Gourmet Kreyól wasn’t built for a refugee crisis.
Until recently, Nathalie Lecorps’ Haitian food operation was a small, and relatively new, affair: A popular food truck, a thriving catering business, and five employees, all working out of Commonwealth Kitchen, the visionary restaurant incubator and communal cooking space in Dorchester.
Now, in addition to all of that, Gourmet Kreyól is working beside the state, the city of Boston, and a mass of community organizations to respond to a flood of mostly Haitian immigrants fleeing their broken Caribbean country, as well as hostile American states.
The influx has been overwhelming, as has the generosity of the response. Dr Geralde Gabeau, at the Immigrant Family Services Institute, a Mattapan nonprofit that serves mostly Haitians, estimates that 2,000 new arrivals come through her doors each month. They’re fleeing a collapsed economy and gang violence in Haiti, poor conditions in Brazil and Chile, where some of them first settled after escaping, and unwelcoming environments in states like Florida and Texas, where governors have made political capital out of cruelty to new arrivals. They have taken treacherous journeys over the Darién Gap and up through Central America, fallen prey to gangs and ruthless smugglers, lost loved ones and all of their belongings along the way, she said. Others have been sponsored by relatives, and make beelines for Boston, which has one of the country’s biggest Haitian communities.
“By the time they get here, they are empty-handed, with nothing except the documents they received at the border,” Gabeau said.
They turned up at Boston Medical Center until that was no longer possible, then at a new Family Welcome Center in Allston. The state, assisted by cities, nonprofits, churches, and volunteers, have been moving them into hotels all over Greater Boston, until they can find proper shelter for them — and until the immigrants’ work visas come through, so they can begin to support themselves.
Many of the immigrants feel traumatized, and adrift. When you’re this unmoored, food says home. And so those coordinating their care at the state and in Boston City Hall reached out to Lecorps and others — local chefs who know how to make authentic Haitian food.
Now the restaurateurs are delivering hundreds of meals each day to refugees in hotels in Dedham, Quincy, Everett, Watertown, Boston, and elsewhere.
“I had never done this,” Lecorps said. “But when I learned it was for people from my country, I had to figure out a way to make it happen.”
On a recent sweltering afternoon, her section of the community kitchen was jammed with workers preparing roasted pork shoulder and chicken, fried green plantains, salad, and pikliz, a spicy cabbage slaw, for that night’s dinner. Giant vats of black beans for the next day steamed on a counter. For Sundays, she prepares a dish called Freedom Soup — soup joumou — with squash, beef, tomatoes, pasta, and scotch bonnet peppers, traditionally eaten to celebrate Haiti’s independence from French colonial rule and the end of slavery in 1804.
Lecorps has put on five more workers to handle the extra cooking, and the delivery of more than 200 meals per day to hotels in Dedham and Quincy. She’s ordering triple the ingredients she was before, and working from 4:30 a.m. to 9 p.m. many days. She’s exhausted, but she’s grateful to step up. Lecorps, 41, grew up in Miami, where her parents settled and opened a restaurant after they left Haiti. She has been following the heartbreaking disintegration of their country closely.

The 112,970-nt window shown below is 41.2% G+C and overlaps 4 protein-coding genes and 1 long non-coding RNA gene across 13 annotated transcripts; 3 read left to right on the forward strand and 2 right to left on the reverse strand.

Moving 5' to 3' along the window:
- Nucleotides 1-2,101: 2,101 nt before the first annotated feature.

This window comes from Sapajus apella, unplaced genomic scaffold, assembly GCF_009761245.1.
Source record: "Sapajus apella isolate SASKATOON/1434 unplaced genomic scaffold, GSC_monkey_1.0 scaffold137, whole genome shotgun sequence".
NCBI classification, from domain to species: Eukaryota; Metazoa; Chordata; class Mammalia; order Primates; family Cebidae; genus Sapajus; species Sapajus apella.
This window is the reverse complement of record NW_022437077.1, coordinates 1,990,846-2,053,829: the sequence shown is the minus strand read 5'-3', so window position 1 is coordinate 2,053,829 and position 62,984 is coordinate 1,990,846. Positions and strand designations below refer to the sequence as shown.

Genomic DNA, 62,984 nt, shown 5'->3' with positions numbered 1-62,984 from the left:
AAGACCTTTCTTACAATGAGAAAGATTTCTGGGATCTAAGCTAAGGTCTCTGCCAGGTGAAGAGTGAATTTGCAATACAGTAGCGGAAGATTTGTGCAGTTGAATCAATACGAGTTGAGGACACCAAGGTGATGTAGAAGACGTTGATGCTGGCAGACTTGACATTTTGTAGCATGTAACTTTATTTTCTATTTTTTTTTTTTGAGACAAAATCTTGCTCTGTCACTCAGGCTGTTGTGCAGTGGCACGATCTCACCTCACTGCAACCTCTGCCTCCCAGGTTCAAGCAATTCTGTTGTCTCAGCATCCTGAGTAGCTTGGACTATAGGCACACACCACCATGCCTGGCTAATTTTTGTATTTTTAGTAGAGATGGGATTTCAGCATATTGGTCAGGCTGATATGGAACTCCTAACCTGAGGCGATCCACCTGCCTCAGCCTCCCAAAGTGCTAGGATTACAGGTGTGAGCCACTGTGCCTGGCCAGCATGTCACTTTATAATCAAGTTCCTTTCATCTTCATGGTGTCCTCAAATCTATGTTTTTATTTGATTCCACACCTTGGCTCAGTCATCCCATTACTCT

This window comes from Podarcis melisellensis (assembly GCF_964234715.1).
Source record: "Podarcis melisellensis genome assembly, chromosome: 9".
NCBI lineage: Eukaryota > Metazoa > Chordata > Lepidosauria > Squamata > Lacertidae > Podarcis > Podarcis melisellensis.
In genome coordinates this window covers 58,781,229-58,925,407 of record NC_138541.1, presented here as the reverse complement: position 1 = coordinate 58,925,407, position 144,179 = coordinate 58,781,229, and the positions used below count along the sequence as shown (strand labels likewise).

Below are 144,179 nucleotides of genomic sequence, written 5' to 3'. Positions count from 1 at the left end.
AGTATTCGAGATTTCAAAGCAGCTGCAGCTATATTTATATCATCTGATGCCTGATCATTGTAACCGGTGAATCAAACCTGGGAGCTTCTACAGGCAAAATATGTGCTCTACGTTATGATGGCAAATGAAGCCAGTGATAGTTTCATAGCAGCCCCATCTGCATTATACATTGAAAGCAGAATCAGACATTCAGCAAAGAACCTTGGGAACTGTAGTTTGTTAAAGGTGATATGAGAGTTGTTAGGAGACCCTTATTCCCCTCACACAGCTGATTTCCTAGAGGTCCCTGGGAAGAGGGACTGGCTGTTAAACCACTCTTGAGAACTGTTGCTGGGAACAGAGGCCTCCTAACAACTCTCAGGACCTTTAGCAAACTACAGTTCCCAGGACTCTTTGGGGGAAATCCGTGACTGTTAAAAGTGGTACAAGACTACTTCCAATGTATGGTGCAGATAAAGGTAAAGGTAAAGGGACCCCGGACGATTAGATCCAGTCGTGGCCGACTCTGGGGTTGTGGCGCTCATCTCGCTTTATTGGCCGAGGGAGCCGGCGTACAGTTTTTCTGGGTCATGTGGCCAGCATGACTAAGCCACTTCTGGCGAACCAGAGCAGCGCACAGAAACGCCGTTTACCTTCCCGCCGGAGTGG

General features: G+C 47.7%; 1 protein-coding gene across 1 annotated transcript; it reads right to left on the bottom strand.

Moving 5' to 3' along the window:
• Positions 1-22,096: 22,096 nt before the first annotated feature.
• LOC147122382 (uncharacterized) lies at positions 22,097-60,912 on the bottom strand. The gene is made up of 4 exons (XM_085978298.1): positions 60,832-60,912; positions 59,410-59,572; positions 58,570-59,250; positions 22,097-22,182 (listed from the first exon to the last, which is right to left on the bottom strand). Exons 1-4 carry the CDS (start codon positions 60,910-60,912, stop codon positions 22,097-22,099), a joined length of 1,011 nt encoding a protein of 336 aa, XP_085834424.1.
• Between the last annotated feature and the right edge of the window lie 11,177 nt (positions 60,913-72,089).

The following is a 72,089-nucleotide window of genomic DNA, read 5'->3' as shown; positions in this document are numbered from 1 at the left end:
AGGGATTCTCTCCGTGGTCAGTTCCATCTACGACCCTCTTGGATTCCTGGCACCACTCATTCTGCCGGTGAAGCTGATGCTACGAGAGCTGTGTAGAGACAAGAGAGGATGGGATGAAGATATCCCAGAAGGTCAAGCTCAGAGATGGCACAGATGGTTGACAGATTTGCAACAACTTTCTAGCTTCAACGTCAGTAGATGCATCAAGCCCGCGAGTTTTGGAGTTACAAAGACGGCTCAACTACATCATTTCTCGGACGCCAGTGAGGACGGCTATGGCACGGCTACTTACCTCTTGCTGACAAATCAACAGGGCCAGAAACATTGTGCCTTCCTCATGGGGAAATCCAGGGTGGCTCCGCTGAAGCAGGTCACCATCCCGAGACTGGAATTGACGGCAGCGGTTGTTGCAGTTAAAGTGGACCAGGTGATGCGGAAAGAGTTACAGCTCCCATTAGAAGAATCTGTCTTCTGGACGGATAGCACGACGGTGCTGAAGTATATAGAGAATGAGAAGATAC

“If Haiti was a place where they were not fearing for their lives every single day, they would not make this effort to come to this country,” she said.
Deliveries are joyous affairs, with residents delighted at Lecorps’ food, and her fluency in Creole. But they are daunting, too. It’s hard to see proud families crammed into hotel rooms, their children playing in the hallways.
For Lecorps and other chefs who have ramped up massive catering operations in the last few months this is not merely an act of charity: They are being paid for their work, and they are using that money to hire extra workers from their communities — many of whom know what the Haitian refugees are going through because they have been there themselves.
“This is really meaningful work for our team,” said Cassandria Campbell, a first-generation Jamaican-American and cofounder of Fresh Food Generation, a Dorchester restaurant and catering company that got its start in Commonwealth Kitchen. She has been delivering meals to the refugees since January — sometimes feeding new arrivals on a couple hours’ notice.
For Jermaine Tulloch of A Family Affair, a Caribbean fusion caterer he runs with his mother, who immigrated from Montserrat, cooking for the refugees is like feeding family. He’s delighted the city has brought small businesses like his into the emergency response.
“We might not always be able to change the world,” he said. “But every time I deliver food I feel like I’m changing someone’s world.”
Whether they’re being paid or not, a vast army of citizens have converged in this state to meet this refugee crisis, said Ronnie Millar, director of strategic initiatives at the state Office of Refugees and Immigrants: Haitian churches and community organizations provide fellowship, restaurants and ordinary people deliver food and basic supplies to shelters and to Logan for new arrivals getting off planes.
We are not Florida. Here, more people understand that helping desperate immigrants find homes helps not just them, but us. Eventually, the Haitians will move out of the hotels, into jobs where they are desperately needed in health care, education, the professions. Their kids will go to school and grow up to help us all thrive.
“We are taking care of them today, but tomorrow they are going to be taking care of us,” Lecorps said. “All they need is an opportunity.”
In the meantime, there is Freedom Soup.